Fresh pinipig was an absolute revelation. I grew up in an era when Haagen Daz hadn’t yet been invented by some enterprising American who made up some glitzy Scandinavian sounding name, so my ice cream options were limited to Magnolia Drumsticks that inevitably leaked through their soggy bottoms before you ate halfway down the cone, or, better yet, Pinipig Crunch. Pinipig Crunch was a vanilla ice cream core covered in chocolate with pinipig imbedded beneath. For the longest time, this was my vision of pinipig. Turns out that this was a bad representation of a truly wonderful local delicacy — more puffed rice than real pinipig.
Pinipig is actually immature glutinous rice that is harvested and pounded into what looks more like light green flakes. The flakes are moist and redolent with a fragrance that is simply unique. They are almost the “essence” of rice. These flakes can be eaten raw but I think they are even better when toasted and used as a topping to an extravagant halo-halo (iced fruit dessert) or other traditional filipino dessert. Some restaurants used to replace pinipig with the more readily available corn flakes – yikes!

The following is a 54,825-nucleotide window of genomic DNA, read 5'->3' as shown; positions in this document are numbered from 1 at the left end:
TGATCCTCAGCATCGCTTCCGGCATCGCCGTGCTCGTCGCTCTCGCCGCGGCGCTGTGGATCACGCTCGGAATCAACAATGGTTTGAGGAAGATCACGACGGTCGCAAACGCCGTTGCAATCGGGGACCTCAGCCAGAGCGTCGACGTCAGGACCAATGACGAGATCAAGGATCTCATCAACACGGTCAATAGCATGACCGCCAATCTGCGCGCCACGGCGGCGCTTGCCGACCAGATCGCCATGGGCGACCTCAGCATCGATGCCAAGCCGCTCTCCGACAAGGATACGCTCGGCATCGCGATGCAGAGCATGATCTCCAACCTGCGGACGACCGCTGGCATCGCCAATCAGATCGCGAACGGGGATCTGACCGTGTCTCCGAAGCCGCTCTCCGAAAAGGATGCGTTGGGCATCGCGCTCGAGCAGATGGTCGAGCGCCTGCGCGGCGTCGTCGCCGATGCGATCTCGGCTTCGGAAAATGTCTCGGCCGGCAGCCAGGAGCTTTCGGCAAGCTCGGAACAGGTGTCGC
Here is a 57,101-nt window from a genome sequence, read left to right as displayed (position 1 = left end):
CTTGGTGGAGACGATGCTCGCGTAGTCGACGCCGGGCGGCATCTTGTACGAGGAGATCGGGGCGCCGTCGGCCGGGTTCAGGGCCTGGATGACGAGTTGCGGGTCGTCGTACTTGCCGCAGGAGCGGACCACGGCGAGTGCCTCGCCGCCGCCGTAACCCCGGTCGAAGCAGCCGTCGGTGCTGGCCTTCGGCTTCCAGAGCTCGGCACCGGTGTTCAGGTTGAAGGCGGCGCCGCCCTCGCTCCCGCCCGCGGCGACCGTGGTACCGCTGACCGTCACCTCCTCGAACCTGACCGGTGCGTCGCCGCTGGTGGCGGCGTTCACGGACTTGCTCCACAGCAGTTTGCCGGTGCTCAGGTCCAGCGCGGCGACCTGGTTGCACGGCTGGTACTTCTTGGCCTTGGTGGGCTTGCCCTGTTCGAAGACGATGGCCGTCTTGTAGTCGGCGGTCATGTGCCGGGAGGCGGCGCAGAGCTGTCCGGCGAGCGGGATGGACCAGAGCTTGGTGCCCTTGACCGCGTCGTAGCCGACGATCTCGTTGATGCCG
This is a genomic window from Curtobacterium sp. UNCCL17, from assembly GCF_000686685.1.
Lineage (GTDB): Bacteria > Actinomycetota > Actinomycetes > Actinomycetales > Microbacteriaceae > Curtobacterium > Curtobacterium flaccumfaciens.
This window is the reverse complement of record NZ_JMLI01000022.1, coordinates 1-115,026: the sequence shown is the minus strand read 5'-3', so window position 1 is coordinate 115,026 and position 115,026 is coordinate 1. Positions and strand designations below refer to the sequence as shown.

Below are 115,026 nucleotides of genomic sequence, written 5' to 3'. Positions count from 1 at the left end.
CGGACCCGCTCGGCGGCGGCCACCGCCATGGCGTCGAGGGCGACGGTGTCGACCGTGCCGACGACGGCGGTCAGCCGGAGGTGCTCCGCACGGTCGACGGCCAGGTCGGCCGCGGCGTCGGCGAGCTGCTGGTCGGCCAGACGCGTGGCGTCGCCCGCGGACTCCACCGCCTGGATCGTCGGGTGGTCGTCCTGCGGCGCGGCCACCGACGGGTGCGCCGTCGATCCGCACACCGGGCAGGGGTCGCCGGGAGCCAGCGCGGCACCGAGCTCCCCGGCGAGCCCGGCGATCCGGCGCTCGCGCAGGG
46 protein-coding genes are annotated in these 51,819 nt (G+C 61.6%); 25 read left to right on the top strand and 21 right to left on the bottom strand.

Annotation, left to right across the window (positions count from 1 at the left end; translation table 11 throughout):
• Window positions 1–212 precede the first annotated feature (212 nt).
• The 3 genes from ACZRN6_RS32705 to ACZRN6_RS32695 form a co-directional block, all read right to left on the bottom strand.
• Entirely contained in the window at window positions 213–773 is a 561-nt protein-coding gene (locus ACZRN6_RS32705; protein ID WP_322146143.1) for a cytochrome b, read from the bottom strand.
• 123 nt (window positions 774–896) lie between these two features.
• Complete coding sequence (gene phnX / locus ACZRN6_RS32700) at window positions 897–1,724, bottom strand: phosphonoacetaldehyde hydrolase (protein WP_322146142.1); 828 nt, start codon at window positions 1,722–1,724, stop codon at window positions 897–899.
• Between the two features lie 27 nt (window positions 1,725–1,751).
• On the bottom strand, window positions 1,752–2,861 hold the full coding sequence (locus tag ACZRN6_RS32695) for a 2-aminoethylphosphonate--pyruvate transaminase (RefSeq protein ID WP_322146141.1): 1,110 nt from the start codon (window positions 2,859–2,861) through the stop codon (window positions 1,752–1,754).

At the market recently, I picked up several hands full of fresh pinipig for just P30. Toasted up they retained their bright green (almost chartreuse) color yet were extremely crisp. They can also be fried but turn a light brown. As always, I often find that the original is hard to beat. Give me fresh pinipig any day over puffed rice or corn flakes, thanks.